Career opportunities

Successful graduates of the MA are able to progress within a wide variety of roles in both medical, legal and ethical fields.

Graduates from previous years have, for example, proceeded to specialise in medico-legal practice and academic careers, and the degrees have enhanced the careers of health care professionals.



Read less
The LLM Healthcare Ethics and Law aims to provide the highest quality of training in healthcare ethics and healthcare law in a flexible and interdisciplinary way. Read more

The LLM Healthcare Ethics and Law aims to provide the highest quality of training in healthcare ethics and healthcare law in a flexible and interdisciplinary way.

There is an emphasis on the application of bioethical and legal theory to real world scenarios, thus catering to the practical needs of healthcare and legal professionals and those in related fields.

You will study a wide variety of ethical and legal subjects including autonomy, consent, refusal of treatment, confidentiality, the moral status of the foetus, resource allocation, genetic testing, HIV testing, medical malpractice, clinical negligence, organ and tissue transplantation, fertility treatment, genetic manipulation, research ethics, stem cell research and euthanasia. 

Aims

This course will allow you develop an expert knowledge and understanding of bioethical and medico-legal theories, and the skills needed to apply them to real world scenarios in a diverse range of contexts.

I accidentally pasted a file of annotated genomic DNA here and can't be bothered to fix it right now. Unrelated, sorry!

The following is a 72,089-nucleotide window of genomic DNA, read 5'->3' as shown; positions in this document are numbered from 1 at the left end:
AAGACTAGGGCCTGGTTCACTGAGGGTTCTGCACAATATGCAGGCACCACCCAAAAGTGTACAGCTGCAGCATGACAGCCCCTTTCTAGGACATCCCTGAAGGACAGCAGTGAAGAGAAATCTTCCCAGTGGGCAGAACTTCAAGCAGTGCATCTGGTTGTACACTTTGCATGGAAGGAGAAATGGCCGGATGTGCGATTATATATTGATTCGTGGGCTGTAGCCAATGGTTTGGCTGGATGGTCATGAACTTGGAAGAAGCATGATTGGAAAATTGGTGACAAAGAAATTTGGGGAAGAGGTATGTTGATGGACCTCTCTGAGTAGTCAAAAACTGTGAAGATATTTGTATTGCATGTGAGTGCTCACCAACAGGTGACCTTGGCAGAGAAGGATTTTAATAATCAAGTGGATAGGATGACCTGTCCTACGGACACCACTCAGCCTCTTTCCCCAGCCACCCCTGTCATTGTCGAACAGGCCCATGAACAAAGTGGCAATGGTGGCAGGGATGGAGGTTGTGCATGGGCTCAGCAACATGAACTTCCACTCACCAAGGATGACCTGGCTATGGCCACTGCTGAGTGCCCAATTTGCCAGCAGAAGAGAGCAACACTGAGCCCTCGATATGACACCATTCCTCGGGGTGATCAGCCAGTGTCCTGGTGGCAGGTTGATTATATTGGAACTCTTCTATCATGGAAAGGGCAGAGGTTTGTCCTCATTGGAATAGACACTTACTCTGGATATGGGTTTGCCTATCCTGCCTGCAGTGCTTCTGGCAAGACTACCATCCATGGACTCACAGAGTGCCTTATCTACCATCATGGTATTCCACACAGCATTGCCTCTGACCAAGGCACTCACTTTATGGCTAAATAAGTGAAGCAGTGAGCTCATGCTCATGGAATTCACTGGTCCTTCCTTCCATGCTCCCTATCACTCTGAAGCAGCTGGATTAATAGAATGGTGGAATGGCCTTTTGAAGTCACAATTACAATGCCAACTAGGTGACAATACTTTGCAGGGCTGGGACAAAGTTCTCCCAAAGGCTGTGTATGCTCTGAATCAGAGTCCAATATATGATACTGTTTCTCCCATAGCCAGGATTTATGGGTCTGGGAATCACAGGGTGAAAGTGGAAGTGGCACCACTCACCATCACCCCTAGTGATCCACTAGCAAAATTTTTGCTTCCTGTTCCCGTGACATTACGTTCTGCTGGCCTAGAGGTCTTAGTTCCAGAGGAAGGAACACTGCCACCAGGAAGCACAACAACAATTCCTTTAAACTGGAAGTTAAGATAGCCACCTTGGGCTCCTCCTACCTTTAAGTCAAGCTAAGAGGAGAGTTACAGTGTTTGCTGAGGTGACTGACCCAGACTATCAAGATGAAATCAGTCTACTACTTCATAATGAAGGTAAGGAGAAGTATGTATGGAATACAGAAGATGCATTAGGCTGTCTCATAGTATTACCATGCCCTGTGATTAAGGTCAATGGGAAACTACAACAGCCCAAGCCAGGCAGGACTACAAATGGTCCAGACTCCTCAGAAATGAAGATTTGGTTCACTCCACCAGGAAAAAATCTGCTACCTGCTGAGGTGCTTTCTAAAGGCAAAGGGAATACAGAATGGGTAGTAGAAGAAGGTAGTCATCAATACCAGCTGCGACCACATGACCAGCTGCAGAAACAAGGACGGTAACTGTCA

You will also develop the ethical and medico-legal knowledge and research skills required for writing a master's level dissertation, and will be well prepared for further research if you so desire.

Teaching and learning

Campus based course

Teaching tends to defy the traditional boundaries associated with lectures and seminars. Generally, each class in a course unit has a duration of 2 or 3 hours per week, and is split roughly equally between a formal, didactic period and a structured discussion period (most often based on the so-called challenge-response model). Nevertheless, each class is considered a seminar or lecture, and attendance of all classes of a course unit for which a student is enrolled is thus compulsory . For course units of 15 credit value there will generally be 15 hours of face-to-face teaching throughout the semester in which the unit is delivered, and twice that amount for 30 credit units.